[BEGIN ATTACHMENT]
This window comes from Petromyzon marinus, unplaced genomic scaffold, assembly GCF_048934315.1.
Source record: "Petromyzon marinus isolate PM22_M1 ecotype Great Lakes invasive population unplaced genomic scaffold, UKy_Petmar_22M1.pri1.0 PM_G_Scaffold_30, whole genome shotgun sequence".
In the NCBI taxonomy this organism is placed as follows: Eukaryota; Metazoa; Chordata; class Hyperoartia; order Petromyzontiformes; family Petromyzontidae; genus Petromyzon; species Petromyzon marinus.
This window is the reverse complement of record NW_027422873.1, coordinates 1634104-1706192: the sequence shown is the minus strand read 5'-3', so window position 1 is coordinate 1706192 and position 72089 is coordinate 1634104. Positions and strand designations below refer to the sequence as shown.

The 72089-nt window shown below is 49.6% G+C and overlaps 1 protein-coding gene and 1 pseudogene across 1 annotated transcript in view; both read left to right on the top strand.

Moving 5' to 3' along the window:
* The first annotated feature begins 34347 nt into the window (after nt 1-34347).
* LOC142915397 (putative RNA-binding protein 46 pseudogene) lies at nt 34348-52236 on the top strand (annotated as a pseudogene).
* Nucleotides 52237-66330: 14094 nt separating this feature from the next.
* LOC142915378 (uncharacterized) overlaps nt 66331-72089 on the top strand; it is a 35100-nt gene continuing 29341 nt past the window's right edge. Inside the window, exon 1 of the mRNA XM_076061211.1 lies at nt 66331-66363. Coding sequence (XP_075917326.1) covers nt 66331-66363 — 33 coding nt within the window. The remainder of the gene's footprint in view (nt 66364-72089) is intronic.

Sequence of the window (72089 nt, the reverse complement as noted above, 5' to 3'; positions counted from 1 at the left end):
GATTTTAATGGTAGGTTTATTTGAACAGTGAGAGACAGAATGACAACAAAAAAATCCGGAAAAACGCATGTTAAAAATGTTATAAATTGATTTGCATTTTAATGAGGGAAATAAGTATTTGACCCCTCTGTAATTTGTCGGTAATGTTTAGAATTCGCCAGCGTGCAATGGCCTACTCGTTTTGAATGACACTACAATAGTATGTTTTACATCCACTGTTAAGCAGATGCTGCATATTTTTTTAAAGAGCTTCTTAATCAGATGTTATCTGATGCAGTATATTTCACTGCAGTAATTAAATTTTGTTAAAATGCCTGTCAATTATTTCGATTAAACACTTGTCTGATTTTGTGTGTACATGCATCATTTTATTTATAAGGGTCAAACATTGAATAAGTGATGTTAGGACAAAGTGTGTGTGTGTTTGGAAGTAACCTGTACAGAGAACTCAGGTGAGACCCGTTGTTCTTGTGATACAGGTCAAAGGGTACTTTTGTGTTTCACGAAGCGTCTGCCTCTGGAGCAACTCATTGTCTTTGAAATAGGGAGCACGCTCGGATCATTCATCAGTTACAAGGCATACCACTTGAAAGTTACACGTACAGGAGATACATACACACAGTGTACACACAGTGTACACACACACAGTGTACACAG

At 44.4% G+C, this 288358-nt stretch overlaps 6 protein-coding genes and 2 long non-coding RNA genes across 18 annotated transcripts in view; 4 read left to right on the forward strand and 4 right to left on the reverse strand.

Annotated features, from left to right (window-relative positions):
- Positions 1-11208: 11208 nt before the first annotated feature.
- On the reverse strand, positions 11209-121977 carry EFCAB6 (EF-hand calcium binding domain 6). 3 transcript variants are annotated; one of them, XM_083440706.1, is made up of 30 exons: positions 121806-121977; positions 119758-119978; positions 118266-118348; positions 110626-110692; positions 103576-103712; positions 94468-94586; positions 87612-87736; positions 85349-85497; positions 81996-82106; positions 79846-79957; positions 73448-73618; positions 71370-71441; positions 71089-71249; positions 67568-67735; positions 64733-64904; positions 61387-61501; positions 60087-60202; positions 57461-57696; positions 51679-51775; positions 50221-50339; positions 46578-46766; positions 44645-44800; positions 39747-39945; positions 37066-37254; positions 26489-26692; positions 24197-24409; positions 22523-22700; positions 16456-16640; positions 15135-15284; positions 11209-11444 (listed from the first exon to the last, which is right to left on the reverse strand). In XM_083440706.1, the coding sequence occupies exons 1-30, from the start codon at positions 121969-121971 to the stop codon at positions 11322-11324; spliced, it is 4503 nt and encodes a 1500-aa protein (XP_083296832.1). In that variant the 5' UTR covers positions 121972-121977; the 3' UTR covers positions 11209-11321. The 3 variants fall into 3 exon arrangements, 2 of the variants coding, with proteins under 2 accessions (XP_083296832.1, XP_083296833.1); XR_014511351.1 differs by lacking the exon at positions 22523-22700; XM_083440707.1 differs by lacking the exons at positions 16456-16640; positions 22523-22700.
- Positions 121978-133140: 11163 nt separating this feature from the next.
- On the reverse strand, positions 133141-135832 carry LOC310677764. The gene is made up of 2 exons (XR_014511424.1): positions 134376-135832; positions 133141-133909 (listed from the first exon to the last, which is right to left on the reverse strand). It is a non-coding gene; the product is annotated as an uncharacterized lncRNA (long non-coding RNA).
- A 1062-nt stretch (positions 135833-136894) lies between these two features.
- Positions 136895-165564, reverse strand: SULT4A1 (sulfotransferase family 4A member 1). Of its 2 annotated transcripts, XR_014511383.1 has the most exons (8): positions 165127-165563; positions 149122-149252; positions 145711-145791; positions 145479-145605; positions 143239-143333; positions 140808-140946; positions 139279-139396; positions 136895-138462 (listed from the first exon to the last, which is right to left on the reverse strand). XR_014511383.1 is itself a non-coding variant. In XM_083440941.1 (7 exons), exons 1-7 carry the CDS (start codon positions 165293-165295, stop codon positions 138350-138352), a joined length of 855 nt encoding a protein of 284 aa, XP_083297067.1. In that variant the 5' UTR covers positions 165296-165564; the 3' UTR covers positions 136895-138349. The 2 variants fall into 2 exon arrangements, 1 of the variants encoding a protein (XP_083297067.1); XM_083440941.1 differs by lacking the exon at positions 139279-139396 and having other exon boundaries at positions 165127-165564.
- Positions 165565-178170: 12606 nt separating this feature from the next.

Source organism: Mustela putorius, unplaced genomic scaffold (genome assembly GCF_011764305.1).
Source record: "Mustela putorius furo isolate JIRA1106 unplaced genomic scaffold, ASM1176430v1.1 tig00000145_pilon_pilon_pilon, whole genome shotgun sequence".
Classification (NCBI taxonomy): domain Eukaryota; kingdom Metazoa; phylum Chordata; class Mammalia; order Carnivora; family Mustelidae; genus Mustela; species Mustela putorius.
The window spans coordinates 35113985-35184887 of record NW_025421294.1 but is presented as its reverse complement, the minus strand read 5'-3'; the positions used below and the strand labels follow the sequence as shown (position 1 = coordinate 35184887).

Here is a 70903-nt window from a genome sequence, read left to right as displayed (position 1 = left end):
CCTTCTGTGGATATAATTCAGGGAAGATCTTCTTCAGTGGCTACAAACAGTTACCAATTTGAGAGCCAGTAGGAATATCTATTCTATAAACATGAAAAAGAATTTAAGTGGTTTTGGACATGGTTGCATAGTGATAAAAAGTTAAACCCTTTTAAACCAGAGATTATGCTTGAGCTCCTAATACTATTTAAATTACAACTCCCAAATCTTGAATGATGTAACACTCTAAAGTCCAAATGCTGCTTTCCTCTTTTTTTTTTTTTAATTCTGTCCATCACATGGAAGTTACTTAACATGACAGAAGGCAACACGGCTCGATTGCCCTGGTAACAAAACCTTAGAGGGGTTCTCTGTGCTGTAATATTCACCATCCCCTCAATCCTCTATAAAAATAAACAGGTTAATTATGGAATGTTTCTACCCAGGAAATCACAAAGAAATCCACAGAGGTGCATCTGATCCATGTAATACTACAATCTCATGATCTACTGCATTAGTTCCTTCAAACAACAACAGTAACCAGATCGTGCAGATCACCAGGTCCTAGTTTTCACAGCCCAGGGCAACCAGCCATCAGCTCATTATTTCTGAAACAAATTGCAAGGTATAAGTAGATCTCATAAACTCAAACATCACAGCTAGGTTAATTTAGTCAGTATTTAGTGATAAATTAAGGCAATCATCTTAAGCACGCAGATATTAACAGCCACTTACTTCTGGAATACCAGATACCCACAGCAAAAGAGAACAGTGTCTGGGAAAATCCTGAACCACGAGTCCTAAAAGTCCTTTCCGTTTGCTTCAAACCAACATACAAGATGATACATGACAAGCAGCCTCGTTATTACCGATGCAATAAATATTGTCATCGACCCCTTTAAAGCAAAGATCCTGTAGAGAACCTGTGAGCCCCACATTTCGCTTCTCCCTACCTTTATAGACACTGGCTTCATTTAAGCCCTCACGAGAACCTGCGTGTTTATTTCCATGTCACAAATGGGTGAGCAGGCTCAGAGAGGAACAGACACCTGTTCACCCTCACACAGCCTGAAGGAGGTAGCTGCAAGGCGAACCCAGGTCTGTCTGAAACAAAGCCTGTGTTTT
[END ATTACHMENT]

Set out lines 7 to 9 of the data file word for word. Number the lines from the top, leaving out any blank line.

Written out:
* The first annotated feature begins 34347 nt into the window (after nt 1-34347).
* LOC142915397 (putative RNA-binding protein 46 pseudogene) lies at nt 34348-52236 on the top strand (annotated as a pseudogene).
* Nucleotides 52237-66330: 14094 nt separating this feature from the next.